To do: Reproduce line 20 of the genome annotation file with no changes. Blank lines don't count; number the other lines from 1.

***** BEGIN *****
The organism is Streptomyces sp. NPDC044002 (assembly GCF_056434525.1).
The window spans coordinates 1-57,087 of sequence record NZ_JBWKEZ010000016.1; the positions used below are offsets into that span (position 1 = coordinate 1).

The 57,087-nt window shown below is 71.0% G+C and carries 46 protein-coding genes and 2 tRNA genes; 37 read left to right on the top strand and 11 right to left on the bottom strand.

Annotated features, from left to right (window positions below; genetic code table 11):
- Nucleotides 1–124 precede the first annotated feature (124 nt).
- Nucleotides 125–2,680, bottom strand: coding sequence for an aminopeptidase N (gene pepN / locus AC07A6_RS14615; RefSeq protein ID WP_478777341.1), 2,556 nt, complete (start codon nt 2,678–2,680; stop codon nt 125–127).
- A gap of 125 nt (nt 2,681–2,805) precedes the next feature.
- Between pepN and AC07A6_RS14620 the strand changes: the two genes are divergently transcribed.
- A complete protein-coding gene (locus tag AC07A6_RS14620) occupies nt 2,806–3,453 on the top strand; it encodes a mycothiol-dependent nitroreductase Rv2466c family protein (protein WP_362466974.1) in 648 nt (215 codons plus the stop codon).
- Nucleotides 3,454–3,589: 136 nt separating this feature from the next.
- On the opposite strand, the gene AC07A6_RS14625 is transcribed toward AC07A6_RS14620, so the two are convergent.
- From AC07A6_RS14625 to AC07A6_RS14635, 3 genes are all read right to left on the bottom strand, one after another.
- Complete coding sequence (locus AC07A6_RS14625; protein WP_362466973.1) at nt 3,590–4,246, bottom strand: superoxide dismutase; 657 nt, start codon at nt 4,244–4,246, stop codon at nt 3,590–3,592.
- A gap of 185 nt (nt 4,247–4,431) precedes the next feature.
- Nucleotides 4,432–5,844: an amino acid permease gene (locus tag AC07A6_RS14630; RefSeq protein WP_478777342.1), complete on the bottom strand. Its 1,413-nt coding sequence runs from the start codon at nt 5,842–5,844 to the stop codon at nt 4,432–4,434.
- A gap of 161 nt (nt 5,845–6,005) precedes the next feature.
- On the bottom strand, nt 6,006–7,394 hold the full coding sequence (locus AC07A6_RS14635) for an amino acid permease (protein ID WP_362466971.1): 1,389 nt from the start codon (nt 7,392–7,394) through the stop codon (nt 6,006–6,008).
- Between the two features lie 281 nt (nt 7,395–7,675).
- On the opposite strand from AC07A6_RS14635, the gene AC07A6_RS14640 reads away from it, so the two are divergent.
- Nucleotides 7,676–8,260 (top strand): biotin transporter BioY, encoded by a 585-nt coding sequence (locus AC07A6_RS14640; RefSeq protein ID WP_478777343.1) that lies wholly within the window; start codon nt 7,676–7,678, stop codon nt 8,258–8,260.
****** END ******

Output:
- Nucleotides 7,676–8,260 (top strand): biotin transporter BioY, encoded by a 585-nt coding sequence (locus AC07A6_RS14640; RefSeq protein ID WP_478777343.1) that lies wholly within the window; start codon nt 7,676–7,678, stop codon nt 8,258–8,260.